Mathematics Stack Exchange is a question and answer site for people studying math at any level and professionals in related fields. Join them; it only takes a minute:

Sign up
Here's how it works:
  1. Anybody can ask a question
  2. Anybody can answer
  3. The best answers are voted up and rise to the top

Consider the following initial value problem: $$ \begin{cases} y^\prime = f(x,y)\\ y(0)=0 \end{cases} $$ where $f$ is the function $$ f(x,y) =\begin{cases} y\sin(1/y) & \text{if}\; y\neq 0\\ 0 & \text{if}\; y=0. \end{cases} $$ It is clear that $f$ is continuous, but not Lipschitz in a neighbourhood of $(0,0)$. Nevertheless, the IVP has one (and only one) solution in that neighbourhood. Which is the solution?

share|cite|improve this question
up vote 1 down vote accepted

"Which is the solution?" is not such an interesting question: of course $y\equiv 0$ is an equilibrium of this autonomous equation. The interesting question is why the solution is unique. Let's get rid of the (unused) dependency on $x$ and focus on $y'=f(y)$.

Claim. Suppose that $f:\mathbb R\to\mathbb R$ satisfies $f(0)=0$ and $\limsup_{y\to 0}|f(y)/y|<\infty$. Then the IVP $y'=f(y)$, $y(0)=0$ has a unique solution, namely $y\equiv 0$.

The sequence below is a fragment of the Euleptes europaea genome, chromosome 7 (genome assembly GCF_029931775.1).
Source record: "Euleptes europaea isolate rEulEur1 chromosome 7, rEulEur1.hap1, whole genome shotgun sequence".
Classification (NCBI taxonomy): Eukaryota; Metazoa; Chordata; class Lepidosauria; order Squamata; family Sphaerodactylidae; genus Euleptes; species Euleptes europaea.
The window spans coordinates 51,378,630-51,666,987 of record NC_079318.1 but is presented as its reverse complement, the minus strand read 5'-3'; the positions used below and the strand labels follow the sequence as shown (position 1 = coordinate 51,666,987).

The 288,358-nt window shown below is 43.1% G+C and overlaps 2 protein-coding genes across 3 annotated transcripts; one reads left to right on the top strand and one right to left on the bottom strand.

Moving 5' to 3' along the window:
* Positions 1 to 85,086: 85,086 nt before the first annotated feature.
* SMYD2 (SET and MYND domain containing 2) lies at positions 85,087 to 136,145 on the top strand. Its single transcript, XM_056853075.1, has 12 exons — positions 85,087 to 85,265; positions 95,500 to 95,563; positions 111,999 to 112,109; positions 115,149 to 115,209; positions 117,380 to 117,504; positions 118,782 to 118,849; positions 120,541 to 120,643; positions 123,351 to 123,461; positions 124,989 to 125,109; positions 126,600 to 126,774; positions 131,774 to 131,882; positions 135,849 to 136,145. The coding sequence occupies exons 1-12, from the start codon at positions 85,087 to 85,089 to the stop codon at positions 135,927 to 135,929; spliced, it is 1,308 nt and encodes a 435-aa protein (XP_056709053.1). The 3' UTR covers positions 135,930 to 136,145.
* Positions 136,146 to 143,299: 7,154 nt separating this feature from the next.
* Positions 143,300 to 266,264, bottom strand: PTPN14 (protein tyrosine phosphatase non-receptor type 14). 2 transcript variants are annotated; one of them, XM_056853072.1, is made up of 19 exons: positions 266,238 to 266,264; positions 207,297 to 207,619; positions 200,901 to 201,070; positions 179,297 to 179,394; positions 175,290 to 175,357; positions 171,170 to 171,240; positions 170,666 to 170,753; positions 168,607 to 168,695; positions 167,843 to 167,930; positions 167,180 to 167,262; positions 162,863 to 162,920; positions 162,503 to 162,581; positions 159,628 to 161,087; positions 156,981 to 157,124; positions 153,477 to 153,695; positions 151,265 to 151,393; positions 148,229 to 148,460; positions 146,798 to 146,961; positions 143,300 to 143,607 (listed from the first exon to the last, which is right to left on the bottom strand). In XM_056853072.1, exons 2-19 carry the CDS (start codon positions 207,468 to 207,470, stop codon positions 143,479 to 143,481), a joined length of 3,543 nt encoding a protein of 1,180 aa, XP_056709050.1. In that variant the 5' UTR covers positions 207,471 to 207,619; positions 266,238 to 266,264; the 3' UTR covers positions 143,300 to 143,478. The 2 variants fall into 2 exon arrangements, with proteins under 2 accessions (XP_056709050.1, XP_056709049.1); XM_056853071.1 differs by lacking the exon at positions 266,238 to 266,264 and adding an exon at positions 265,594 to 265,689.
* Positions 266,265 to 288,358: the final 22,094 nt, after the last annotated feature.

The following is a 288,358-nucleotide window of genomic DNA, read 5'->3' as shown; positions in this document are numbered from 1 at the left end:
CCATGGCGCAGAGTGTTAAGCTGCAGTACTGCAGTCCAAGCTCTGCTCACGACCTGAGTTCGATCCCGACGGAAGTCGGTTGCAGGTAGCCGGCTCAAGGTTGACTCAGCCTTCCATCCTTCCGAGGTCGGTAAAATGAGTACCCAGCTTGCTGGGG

Proof. Suppose that $y$ solves the IVP but is not identically zero. The set $\{x:y(x)\ne 0\}$ is open and does not coincide with $\mathbb R$. Let $(a,b)$ be a connected component of this set. Consider the function $u(x)=\log|y(x)|$. By the chain rule, $$u'(x)=\frac{y'(x)}{y(x)}=\frac{f(y(x))}{y(x)}$$ Since $(a,b)\ne \mathbb R$, either $a$ or $b$ is a finite point. Suppose $a$ is finite; the other case is similar. Since $y(a)=0$, we have $\limsup_{x\to a+} |u'(x)|<\infty$. It follows that $u'$ is bounded on an interval of the form $(a,a+\epsilon)$. However, $u(x)\to-\infty$ as $x\to a+$. This is a contradiction. $\Box$

share|cite|improve this answer

Your Answer


By posting your answer, you agree to the privacy policy and terms of service.

Not the answer you're looking for? Browse other questions tagged or ask your own question.